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When one thinks of Russia, one thinks of spies. Its president is one of them, after all. This association comes to mind especially vividly in the light of the spy novels I’ve been listening to lately. Their well-developed Moscow plot is centred around Russia’s Foreign Intelligence Service, with the headquarters in Yasenevo.
Yasenevo is one of the districts in the south of Moscow, at the very end of the orange line. The office where I used to work happens to be located on the same line, so, by default, it was very often in the centre of my attention. Whenever I saw “Novoyasenevskaya” on the metro plan, I was thinking of the spies, the plots and the secret operations I had read about. Then, one day, I went there – and the reality turned out to be much more mundane than I expected.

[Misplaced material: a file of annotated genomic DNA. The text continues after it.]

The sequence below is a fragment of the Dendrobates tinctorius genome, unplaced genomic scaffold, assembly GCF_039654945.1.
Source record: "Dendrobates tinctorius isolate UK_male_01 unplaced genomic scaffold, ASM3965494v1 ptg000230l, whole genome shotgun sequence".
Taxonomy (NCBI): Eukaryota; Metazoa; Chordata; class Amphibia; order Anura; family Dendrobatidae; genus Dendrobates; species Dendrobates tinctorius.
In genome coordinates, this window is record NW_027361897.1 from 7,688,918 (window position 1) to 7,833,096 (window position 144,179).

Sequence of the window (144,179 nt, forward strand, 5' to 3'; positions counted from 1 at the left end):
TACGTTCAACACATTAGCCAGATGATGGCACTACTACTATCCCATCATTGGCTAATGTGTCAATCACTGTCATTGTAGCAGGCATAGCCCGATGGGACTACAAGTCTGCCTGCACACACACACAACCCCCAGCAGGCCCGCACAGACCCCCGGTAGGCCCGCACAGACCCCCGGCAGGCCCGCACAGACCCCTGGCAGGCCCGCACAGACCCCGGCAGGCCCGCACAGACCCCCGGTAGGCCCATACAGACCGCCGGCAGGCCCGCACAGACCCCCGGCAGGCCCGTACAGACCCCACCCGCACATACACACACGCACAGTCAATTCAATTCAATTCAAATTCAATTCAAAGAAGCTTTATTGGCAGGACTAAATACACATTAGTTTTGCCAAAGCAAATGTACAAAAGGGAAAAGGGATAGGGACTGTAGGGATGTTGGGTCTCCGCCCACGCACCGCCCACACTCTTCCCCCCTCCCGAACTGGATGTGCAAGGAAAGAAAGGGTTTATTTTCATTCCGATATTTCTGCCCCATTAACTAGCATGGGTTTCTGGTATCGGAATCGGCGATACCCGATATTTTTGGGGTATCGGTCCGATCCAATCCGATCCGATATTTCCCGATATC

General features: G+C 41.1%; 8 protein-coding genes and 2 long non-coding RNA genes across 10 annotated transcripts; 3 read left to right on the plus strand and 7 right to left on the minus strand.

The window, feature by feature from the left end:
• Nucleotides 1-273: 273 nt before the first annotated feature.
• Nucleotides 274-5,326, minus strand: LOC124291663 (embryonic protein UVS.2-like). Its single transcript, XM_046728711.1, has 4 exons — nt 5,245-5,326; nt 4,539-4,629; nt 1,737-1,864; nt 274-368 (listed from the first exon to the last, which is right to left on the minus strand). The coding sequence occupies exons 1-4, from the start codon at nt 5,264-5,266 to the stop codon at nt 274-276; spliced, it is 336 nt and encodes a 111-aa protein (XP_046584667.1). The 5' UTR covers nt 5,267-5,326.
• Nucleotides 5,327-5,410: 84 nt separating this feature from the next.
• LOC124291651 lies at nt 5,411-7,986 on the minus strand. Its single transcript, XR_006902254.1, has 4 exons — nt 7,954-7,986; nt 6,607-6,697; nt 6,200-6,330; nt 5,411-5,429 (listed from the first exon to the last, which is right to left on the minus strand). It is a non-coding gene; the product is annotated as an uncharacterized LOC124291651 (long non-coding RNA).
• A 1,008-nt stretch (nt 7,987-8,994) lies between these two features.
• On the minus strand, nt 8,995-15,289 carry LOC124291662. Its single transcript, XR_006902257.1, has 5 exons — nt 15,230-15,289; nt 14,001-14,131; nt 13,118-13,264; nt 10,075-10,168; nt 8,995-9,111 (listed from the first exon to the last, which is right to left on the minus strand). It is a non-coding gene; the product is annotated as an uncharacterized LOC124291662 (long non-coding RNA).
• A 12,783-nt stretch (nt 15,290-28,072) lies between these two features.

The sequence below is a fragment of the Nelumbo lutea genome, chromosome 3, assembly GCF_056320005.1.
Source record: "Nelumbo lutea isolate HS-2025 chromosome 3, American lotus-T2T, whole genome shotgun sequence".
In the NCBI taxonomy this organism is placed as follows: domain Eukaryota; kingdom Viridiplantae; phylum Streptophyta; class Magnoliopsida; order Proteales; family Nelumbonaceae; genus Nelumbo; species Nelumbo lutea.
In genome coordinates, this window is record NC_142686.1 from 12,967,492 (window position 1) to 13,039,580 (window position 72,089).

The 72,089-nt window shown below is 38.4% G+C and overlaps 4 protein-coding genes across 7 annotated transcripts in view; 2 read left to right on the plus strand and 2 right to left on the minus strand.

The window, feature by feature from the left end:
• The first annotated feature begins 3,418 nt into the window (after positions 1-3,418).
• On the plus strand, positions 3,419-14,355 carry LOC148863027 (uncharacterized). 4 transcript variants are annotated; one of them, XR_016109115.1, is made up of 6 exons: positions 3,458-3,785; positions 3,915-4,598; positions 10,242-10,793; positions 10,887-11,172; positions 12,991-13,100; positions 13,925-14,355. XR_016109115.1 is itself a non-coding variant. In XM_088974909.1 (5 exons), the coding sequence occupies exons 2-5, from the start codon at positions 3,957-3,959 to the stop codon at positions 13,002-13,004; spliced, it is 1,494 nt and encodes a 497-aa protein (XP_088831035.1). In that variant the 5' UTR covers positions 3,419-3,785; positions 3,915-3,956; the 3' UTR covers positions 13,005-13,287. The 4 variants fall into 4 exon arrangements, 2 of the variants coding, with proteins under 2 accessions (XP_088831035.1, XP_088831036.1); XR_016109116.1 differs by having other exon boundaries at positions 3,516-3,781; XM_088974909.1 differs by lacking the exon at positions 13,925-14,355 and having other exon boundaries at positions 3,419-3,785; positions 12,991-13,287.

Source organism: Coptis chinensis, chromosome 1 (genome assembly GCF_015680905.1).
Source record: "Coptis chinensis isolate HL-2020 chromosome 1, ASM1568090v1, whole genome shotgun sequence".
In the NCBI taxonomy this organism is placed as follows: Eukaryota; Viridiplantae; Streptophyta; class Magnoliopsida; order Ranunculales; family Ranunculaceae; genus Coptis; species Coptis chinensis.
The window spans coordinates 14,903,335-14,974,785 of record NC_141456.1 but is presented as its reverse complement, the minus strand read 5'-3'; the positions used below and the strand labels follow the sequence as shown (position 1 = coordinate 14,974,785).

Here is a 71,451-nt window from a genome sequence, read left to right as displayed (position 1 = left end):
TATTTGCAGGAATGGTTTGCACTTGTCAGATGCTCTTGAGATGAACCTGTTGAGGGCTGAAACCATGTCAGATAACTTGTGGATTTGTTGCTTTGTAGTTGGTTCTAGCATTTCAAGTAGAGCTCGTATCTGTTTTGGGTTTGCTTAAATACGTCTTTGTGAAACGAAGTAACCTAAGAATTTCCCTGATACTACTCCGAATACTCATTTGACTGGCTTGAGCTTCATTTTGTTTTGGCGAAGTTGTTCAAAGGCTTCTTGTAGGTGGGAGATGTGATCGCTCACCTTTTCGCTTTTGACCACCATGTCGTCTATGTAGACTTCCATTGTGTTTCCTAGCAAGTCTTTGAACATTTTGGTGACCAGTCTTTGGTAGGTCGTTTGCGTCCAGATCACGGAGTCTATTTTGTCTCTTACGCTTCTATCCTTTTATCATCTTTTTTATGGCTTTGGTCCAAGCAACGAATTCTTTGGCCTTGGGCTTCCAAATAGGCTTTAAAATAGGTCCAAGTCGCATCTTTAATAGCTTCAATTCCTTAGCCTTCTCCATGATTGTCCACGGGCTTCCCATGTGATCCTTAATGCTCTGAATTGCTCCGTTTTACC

Novoyasenevskaya is one of the simple, symmetrical stations that could have been built at any point in the post-Stalinist Soviet Union. Its tile-covered walls bring to mind a beer bottle more than a secret agents’ bunker. Once again, the expectations failed to conform to reality.